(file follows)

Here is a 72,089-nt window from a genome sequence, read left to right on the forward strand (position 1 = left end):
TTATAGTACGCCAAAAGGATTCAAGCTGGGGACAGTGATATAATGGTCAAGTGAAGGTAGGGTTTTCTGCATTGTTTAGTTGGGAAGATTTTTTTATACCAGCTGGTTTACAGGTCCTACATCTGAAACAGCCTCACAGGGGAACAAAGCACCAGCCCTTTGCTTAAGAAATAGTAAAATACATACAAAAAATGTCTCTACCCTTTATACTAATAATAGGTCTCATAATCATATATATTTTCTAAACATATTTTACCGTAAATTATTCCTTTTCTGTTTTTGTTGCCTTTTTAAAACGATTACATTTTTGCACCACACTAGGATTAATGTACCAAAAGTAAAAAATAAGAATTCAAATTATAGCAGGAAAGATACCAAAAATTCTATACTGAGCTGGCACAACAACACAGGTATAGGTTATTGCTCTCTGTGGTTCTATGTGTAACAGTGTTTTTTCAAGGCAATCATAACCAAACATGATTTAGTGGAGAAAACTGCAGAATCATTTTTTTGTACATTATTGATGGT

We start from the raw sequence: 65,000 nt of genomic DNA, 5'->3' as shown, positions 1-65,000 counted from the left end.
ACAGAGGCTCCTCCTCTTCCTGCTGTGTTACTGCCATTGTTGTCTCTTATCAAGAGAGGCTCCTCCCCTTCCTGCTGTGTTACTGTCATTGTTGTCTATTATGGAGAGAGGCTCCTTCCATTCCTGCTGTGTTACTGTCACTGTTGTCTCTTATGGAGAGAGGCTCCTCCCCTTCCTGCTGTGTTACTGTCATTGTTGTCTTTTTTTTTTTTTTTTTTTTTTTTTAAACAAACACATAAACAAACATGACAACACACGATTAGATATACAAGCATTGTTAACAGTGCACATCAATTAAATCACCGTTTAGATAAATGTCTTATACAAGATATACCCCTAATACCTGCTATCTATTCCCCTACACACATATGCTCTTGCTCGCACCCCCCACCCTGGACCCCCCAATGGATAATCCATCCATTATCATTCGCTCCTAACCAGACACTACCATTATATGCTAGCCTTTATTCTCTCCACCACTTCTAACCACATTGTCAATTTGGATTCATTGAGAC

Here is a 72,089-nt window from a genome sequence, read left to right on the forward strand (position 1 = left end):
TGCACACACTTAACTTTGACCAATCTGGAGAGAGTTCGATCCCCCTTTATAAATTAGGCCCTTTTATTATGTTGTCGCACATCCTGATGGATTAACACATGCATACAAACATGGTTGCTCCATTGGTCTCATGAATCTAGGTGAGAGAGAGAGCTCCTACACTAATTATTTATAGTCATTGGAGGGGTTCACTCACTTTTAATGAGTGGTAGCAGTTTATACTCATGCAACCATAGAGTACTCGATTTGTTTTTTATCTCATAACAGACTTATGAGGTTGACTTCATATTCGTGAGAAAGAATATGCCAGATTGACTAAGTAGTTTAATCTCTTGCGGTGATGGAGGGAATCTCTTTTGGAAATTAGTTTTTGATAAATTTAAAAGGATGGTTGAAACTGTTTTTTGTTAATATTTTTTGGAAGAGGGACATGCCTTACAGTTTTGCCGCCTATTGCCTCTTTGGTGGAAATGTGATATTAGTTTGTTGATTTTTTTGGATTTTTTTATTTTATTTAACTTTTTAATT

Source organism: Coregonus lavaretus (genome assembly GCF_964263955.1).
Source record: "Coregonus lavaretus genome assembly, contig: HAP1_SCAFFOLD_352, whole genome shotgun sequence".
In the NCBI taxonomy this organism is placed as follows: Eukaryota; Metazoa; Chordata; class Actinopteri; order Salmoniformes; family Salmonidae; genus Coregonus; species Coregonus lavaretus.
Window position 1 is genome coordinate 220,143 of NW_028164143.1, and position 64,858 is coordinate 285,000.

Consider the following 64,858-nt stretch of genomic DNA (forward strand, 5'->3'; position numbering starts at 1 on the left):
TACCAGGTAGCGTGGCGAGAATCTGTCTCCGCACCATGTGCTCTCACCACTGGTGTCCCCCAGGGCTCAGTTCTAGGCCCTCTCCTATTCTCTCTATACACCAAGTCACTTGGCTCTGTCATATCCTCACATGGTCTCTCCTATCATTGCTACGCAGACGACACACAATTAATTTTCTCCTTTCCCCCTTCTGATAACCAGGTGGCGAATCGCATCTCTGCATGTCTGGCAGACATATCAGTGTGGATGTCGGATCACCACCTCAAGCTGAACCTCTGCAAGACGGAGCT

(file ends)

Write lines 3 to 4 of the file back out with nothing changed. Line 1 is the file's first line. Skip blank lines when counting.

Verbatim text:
We start from the raw sequence: 65,000 nt of genomic DNA, 5'->3' as shown, positions 1-65,000 counted from the left end.
ACAGAGGCTCCTCCTCTTCCTGCTGTGTTACTGCCATTGTTGTCTCTTATCAAGAGAGGCTCCTCCCCTTCCTGCTGTGTTACTGTCATTGTTGTCTATTATGGAGAGAGGCTCCTTCCATTCCTGCTGTGTTACTGTCACTGTTGTCTCTTATGGAGAGAGGCTCCTCCCCTTCCTGCTGTGTTACTGTCATTGTTGTCTTTTTTTTTTTTTTTTTTTTTTTTTAAACAAACACATAAACAAACATGACAACACACGATTAGATATACAAGCATTGTTAACAGTGCACATCAATTAAATCACCGTTTAGATAAATGTCTTATACAAGATATACCCCTAATACCTGCTATCTATTCCCCTACACACATATGCTCTTGCTCGCACCCCCCACCCTGGACCCCCCAATGGATAATCCATCCATTATCATTCGCTCCTAACCAGACACTACCATTATATGCTAGCCTTTATTCTCTCCACCACTTCTAACCACATTGTCAATTTGGATTCATTGAGAC